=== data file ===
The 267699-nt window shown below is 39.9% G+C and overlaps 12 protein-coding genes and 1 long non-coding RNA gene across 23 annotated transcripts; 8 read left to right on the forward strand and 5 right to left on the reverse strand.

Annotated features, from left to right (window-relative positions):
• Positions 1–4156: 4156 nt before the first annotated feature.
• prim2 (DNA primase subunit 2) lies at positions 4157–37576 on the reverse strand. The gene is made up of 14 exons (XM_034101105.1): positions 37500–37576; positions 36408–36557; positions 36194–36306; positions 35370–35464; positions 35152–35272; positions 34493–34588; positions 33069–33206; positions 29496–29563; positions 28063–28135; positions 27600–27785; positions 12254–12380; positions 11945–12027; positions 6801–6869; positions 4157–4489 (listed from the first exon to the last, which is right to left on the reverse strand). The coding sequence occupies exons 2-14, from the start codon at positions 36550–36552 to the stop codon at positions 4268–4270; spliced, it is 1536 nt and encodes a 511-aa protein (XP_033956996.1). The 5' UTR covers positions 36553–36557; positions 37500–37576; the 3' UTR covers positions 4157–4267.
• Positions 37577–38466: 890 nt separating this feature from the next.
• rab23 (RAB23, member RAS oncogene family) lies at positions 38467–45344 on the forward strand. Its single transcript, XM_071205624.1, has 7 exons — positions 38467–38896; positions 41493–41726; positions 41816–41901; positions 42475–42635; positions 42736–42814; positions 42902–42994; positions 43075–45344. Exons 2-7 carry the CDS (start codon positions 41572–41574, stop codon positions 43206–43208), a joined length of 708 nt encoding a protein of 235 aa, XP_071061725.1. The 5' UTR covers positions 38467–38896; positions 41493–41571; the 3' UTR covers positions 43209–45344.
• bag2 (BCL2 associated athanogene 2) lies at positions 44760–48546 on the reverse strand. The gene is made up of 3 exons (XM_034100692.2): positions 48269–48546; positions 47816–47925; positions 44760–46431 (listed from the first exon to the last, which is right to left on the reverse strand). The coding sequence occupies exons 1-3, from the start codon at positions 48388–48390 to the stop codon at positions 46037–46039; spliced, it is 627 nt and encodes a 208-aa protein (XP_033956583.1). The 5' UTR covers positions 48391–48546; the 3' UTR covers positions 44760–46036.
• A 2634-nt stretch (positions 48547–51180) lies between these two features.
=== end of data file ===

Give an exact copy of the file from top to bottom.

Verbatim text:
The 267699-nt window shown below is 39.9% G+C and overlaps 12 protein-coding genes and 1 long non-coding RNA gene across 23 annotated transcripts; 8 read left to right on the forward strand and 5 right to left on the reverse strand.

Annotated features, from left to right (window-relative positions):
• Positions 1–4156: 4156 nt before the first annotated feature.
• prim2 (DNA primase subunit 2) lies at positions 4157–37576 on the reverse strand. The gene is made up of 14 exons (XM_034101105.1): positions 37500–37576; positions 36408–36557; positions 36194–36306; positions 35370–35464; positions 35152–35272; positions 34493–34588; positions 33069–33206; positions 29496–29563; positions 28063–28135; positions 27600–27785; positions 12254–12380; positions 11945–12027; positions 6801–6869; positions 4157–4489 (listed from the first exon to the last, which is right to left on the reverse strand). The coding sequence occupies exons 2-14, from the start codon at positions 36550–36552 to the stop codon at positions 4268–4270; spliced, it is 1536 nt and encodes a 511-aa protein (XP_033956996.1). The 5' UTR covers positions 36553–36557; positions 37500–37576; the 3' UTR covers positions 4157–4267.
• Positions 37577–38466: 890 nt separating this feature from the next.
• rab23 (RAB23, member RAS oncogene family) lies at positions 38467–45344 on the forward strand. Its single transcript, XM_071205624.1, has 7 exons — positions 38467–38896; positions 41493–41726; positions 41816–41901; positions 42475–42635; positions 42736–42814; positions 42902–42994; positions 43075–45344. Exons 2-7 carry the CDS (start codon positions 41572–41574, stop codon positions 43206–43208), a joined length of 708 nt encoding a protein of 235 aa, XP_071061725.1. The 5' UTR covers positions 38467–38896; positions 41493–41571; the 3' UTR covers positions 43209–45344.
• bag2 (BCL2 associated athanogene 2) lies at positions 44760–48546 on the reverse strand. The gene is made up of 3 exons (XM_034100692.2): positions 48269–48546; positions 47816–47925; positions 44760–46431 (listed from the first exon to the last, which is right to left on the reverse strand). The coding sequence occupies exons 1-3, from the start codon at positions 48388–48390 to the stop codon at positions 46037–46039; spliced, it is 627 nt and encodes a 208-aa protein (XP_033956583.1). The 5' UTR covers positions 48391–48546; the 3' UTR covers positions 44760–46036.
• A 2634-nt stretch (positions 48547–51180) lies between these two features.